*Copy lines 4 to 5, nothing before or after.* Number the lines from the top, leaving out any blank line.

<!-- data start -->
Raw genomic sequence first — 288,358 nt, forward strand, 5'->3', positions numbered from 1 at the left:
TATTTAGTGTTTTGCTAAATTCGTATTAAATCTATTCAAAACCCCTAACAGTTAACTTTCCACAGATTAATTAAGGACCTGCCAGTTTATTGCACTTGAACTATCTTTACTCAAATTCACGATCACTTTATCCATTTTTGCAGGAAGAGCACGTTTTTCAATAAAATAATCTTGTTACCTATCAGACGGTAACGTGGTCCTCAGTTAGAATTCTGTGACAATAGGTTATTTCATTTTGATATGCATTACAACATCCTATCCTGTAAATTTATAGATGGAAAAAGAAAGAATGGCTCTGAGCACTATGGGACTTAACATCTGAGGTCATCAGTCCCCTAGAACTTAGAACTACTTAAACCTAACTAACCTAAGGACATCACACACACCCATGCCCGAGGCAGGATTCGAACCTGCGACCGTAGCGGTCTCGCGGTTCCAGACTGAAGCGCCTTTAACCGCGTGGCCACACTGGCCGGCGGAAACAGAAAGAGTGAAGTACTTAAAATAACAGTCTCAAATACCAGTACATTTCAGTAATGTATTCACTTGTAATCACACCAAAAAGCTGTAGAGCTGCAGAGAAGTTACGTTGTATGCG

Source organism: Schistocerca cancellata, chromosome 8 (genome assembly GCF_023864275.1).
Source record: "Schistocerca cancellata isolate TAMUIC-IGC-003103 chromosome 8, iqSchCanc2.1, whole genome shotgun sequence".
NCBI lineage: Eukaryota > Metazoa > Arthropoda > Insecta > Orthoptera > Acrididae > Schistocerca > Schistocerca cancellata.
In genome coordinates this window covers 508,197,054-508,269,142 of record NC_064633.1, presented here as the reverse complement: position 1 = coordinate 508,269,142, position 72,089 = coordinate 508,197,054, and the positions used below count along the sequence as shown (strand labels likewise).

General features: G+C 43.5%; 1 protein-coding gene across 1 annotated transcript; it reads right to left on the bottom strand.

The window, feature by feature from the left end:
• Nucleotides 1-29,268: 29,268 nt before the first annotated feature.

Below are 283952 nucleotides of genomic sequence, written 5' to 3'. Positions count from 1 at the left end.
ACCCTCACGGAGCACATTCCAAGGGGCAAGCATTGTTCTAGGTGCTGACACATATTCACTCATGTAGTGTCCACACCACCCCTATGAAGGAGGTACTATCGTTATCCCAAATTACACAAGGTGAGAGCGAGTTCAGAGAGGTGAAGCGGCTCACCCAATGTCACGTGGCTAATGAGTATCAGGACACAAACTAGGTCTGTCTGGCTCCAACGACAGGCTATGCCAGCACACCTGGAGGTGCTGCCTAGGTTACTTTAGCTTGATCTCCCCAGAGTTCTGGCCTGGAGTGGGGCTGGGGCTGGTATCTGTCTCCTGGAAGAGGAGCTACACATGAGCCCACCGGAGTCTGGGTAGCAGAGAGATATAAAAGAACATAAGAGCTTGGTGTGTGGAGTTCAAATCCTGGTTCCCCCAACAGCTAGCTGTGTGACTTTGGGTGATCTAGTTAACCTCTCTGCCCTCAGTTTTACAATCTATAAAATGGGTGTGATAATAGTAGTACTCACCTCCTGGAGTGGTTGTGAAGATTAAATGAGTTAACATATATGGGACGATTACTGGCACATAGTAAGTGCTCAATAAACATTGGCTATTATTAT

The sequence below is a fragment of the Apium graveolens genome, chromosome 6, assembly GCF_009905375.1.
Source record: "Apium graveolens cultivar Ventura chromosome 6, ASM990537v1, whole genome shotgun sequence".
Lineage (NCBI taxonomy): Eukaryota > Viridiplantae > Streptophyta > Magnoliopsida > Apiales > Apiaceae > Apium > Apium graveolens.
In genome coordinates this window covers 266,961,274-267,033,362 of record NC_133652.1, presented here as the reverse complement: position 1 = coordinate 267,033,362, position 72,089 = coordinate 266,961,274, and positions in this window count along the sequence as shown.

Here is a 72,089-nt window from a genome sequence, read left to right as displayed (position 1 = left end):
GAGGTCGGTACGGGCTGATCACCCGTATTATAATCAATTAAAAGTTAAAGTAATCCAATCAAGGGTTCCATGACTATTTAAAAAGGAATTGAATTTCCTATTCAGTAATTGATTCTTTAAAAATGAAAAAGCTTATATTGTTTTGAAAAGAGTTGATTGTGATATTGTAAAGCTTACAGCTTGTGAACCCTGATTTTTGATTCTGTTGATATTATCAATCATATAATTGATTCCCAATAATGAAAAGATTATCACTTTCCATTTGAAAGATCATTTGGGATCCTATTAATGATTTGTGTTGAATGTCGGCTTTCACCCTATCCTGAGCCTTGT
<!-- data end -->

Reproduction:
Source record: "Schistocerca cancellata isolate TAMUIC-IGC-003103 chromosome 8, iqSchCanc2.1, whole genome shotgun sequence".
NCBI lineage: Eukaryota > Metazoa > Arthropoda > Insecta > Orthoptera > Acrididae > Schistocerca > Schistocerca cancellata.